Applicant tracking systems frustrate job seekers more than anything
Looking for a job is hard enough – especially when you’ve eclipsed the big 5-0 and you haven’t been in the job market for a couple of decades (or more.)
As if all that wasn’t bad enough, now when you apply for jobs your first interaction with that employer is with a machine. An applicant tracking system (ATS.) A robot. A computer that, even after “reading” your resume doesn’t know anything about you except that you either used, or didn’t use, some arbitrary keywords dreamed up by the hiring manager.
What’s a body to do? How do you cope with the fact that, according to Jobscan, more than 98 percent of all Fortune 500 companies are using some form of ATS?
One potential strategy can be found in the previous sentence – if you were paying attention.
There is a strategy in football that says run the ball where they ain’t. If the defense overloads the right side of the line, run to the left. If the defense is in prevent mode with all of its defensive backs at least 15-20 yards off the ball, throw your passes short, underneath. Go where they ain’t.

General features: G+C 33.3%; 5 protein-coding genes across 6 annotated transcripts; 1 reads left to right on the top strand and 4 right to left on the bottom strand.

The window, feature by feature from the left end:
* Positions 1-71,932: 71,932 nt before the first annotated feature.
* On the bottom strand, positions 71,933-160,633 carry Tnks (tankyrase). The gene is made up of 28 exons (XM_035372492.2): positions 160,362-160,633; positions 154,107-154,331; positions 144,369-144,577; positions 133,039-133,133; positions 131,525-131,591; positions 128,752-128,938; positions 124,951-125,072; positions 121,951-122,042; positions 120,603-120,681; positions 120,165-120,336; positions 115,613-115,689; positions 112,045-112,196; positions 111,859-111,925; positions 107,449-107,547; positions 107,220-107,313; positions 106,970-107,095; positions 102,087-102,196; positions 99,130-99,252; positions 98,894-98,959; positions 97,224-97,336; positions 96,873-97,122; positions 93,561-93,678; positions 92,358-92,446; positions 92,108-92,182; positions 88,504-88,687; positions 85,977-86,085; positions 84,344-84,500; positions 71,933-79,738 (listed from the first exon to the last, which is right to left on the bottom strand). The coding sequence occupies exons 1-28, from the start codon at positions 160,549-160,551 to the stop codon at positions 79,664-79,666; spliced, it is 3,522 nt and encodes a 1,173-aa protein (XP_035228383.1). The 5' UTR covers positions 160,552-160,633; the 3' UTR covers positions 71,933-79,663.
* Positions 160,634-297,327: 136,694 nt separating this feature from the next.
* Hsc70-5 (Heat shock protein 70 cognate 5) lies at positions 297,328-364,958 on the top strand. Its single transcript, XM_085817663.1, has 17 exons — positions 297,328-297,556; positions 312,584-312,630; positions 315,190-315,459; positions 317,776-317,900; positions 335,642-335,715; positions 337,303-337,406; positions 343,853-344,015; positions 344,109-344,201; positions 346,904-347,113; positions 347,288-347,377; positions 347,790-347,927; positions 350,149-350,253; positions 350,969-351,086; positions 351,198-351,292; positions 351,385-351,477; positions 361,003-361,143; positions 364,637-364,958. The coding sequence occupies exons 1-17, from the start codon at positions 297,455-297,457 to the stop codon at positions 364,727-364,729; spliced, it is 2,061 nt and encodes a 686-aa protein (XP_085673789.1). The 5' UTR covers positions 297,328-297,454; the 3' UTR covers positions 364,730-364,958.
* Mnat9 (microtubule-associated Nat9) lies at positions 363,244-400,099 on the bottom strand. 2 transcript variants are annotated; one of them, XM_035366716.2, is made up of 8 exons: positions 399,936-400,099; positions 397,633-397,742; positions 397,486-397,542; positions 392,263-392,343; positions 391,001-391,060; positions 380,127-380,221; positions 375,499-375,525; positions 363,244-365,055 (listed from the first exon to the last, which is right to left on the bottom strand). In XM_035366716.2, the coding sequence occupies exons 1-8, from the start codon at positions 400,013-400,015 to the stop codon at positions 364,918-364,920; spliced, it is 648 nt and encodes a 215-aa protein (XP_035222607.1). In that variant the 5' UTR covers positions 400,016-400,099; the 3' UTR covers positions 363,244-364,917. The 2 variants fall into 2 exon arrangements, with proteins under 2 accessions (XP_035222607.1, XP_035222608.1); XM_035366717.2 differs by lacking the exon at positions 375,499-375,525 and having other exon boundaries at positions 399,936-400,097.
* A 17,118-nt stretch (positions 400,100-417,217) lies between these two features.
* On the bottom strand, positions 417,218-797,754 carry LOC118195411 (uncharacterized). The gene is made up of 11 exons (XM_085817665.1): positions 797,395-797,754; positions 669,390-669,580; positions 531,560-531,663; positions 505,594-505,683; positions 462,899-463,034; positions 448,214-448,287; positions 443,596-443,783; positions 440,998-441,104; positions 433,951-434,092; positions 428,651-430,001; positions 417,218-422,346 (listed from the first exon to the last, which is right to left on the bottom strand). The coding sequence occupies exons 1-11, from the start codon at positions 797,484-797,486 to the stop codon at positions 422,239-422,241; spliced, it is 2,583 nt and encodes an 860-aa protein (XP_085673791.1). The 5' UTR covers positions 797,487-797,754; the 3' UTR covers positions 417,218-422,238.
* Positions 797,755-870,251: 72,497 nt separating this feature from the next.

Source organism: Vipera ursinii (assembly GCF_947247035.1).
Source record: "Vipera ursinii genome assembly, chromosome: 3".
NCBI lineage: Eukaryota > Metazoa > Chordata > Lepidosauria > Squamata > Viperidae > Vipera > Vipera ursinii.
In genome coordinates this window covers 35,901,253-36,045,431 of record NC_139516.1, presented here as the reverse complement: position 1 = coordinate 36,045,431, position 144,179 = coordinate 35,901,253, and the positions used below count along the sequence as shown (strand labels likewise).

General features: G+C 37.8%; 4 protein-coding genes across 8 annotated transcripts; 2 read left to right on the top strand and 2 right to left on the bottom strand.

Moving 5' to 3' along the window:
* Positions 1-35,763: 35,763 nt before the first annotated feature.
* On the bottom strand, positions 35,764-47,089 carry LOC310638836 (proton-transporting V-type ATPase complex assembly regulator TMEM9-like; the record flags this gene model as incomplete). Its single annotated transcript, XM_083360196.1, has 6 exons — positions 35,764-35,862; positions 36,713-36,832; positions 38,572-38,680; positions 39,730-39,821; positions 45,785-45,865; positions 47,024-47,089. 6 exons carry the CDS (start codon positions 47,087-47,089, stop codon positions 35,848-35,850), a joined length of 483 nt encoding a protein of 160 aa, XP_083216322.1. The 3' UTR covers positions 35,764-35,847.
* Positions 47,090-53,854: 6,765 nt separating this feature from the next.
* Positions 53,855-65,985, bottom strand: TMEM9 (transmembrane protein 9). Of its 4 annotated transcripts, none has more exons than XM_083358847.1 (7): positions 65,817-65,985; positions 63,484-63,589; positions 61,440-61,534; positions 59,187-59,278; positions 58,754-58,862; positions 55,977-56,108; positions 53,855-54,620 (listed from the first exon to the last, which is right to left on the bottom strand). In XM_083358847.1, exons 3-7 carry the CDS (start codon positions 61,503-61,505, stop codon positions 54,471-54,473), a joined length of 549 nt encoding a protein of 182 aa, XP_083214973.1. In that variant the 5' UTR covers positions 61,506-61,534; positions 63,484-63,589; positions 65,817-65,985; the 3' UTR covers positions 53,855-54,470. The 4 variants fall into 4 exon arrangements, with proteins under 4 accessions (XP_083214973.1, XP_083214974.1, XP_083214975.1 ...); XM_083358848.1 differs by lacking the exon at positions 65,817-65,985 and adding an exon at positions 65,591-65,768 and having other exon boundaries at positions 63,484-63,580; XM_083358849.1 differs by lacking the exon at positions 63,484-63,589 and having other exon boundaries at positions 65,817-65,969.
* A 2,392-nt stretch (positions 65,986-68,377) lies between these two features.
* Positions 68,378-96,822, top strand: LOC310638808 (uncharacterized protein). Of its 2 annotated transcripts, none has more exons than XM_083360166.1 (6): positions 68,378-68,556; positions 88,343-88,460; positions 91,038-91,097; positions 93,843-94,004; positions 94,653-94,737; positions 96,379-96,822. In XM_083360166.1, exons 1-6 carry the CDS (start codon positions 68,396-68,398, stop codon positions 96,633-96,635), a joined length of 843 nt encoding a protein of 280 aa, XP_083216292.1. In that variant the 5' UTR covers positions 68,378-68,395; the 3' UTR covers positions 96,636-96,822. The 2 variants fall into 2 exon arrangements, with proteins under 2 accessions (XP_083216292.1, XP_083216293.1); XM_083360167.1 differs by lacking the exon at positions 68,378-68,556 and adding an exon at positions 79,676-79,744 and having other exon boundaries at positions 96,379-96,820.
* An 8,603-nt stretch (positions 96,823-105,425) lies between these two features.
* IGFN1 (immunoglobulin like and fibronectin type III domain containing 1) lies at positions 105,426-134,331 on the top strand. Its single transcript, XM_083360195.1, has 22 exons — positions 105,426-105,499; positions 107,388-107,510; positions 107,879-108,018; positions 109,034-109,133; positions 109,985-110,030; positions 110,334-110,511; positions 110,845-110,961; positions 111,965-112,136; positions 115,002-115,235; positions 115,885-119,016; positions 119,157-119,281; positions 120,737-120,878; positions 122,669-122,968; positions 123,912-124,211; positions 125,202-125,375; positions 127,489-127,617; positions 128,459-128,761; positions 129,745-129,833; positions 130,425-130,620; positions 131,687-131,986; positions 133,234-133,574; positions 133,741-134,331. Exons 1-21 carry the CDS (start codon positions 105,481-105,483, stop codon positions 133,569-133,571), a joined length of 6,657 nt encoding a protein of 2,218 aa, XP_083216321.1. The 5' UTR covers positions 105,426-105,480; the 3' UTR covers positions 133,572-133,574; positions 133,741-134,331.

If 98 percent of all Fortune 500 companies employ an ATS, go in the other direction. Go to the small companies. According to the Small Business & Entrepreneurship Council (SBE,) 98.2 percent of all American workers work for firms with fewer than 100 employees and firms with fewer than 20 workers made up 89.0 percent.
Best of all, most of those companies don’t have applicant tracking systems. By targeting small firms you’re much more likely to speak with a living, breathing human being. Human beings who can look you in the eye and make determinations about you by meeting with you, by speaking with you.
Not only will they tend to judge you based on who you are, they’re also a lot less likely to dismiss you out of hand because of your age.
Size matters. Small is good.